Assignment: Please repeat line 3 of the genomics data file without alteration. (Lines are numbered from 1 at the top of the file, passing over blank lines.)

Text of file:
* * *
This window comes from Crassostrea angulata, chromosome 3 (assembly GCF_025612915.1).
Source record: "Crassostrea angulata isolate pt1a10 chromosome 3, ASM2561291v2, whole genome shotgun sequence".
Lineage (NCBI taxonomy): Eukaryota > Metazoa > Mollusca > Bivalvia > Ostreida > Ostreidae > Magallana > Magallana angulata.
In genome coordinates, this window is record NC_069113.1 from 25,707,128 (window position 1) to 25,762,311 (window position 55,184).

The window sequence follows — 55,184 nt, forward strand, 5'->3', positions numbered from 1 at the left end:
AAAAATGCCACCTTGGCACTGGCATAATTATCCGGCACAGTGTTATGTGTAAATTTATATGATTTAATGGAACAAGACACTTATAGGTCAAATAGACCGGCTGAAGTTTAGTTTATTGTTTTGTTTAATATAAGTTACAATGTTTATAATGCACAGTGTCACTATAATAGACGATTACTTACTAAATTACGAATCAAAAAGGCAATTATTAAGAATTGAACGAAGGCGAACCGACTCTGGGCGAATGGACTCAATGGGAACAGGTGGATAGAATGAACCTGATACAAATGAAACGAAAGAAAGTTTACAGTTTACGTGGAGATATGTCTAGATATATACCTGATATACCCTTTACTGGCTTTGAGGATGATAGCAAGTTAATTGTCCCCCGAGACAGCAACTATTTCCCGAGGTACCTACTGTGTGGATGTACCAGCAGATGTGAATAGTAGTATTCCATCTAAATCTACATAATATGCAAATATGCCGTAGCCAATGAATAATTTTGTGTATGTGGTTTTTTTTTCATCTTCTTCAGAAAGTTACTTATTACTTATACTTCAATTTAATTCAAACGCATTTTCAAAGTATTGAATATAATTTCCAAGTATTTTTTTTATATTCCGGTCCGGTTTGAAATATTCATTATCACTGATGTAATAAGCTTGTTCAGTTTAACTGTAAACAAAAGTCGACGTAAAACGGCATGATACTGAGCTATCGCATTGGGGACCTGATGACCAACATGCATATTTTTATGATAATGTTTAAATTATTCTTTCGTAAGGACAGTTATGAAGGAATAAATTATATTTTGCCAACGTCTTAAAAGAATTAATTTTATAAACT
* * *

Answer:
Lineage (NCBI taxonomy): Eukaryota > Metazoa > Mollusca > Bivalvia > Ostreida > Ostreidae > Magallana > Magallana angulata.